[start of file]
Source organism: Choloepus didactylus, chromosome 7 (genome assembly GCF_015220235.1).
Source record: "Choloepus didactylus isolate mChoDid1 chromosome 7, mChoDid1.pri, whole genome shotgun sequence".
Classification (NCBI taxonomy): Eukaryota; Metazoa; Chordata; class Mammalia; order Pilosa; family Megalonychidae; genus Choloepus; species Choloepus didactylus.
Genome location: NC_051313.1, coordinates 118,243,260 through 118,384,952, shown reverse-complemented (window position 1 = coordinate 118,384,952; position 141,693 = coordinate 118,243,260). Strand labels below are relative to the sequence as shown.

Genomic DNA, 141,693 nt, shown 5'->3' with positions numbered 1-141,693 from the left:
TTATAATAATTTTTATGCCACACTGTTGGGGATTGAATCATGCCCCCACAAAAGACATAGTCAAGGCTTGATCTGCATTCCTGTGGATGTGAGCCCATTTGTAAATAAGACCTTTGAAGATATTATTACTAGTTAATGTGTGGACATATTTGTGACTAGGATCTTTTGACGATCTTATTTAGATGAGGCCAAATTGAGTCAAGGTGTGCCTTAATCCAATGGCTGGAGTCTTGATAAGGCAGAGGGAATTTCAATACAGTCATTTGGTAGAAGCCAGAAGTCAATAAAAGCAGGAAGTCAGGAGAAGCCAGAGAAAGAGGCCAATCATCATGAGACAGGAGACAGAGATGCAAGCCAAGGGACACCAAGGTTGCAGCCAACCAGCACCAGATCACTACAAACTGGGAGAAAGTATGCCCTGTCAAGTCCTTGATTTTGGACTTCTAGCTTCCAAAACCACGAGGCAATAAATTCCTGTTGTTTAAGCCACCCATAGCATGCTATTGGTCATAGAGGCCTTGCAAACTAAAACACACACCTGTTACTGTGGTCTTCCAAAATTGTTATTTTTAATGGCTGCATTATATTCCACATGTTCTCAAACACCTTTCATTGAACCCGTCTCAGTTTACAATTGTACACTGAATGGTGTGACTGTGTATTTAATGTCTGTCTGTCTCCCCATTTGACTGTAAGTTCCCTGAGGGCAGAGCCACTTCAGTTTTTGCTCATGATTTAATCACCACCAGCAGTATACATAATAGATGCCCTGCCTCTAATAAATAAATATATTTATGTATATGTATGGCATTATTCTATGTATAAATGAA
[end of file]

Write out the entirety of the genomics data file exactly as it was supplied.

Source organism: Choloepus didactylus, chromosome 7 (genome assembly GCF_015220235.1).
Source record: "Choloepus didactylus isolate mChoDid1 chromosome 7, mChoDid1.pri, whole genome shotgun sequence".
Classification (NCBI taxonomy): Eukaryota; Metazoa; Chordata; class Mammalia; order Pilosa; family Megalonychidae; genus Choloepus; species Choloepus didactylus.
Genome location: NC_051313.1, coordinates 118,243,260 through 118,384,952, shown reverse-complemented (window position 1 = coordinate 118,384,952; position 141,693 = coordinate 118,243,260). Strand labels below are relative to the sequence as shown.

Genomic DNA, 141,693 nt, shown 5'->3' with positions numbered 1-141,693 from the left:
TTATAATAATTTTTATGCCACACTGTTGGGGATTGAATCATGCCCCCACAAAAGACATAGTCAAGGCTTGATCTGCATTCCTGTGGATGTGAGCCCATTTGTAAATAAGACCTTTGAAGATATTATTACTAGTTAATGTGTGGACATATTTGTGACTAGGATCTTTTGACGATCTTATTTAGATGAGGCCAAATTGAGTCAAGGTGTGCCTTAATCCAATGGCTGGAGTCTTGATAAGGCAGAGGGAATTTCAATACAGTCATTTGGTAGAAGCCAGAAGTCAATAAAAGCAGGAAGTCAGGAGAAGCCAGAGAAAGAGGCCAATCATCATGAGACAGGAGACAGAGATGCAAGCCAAGGGACACCAAGGTTGCAGCCAACCAGCACCAGATCACTACAAACTGGGAGAAAGTATGCCCTGTCAAGTCCTTGATTTTGGACTTCTAGCTTCCAAAACCACGAGGCAATAAATTCCTGTTGTTTAAGCCACCCATAGCATGCTATTGGTCATAGAGGCCTTGCAAACTAAAACACACACCTGTTACTGTGGTCTTCCAAAATTGTTATTTTTAATGGCTGCATTATATTCCACATGTTCTCAAACACCTTTCATTGAACCCGTCTCAGTTTACAATTGTACACTGAATGGTGTGACTGTGTATTTAATGTCTGTCTGTCTCCCCATTTGACTGTAAGTTCCCTGAGGGCAGAGCCACTTCAGTTTTTGCTCATGATTTAATCACCACCAGCAGTATACATAATAGATGCCCTGCCTCTAATAAATAAATATATTTATGTATATGTATGGCATTATTCTATGTATAAATGAA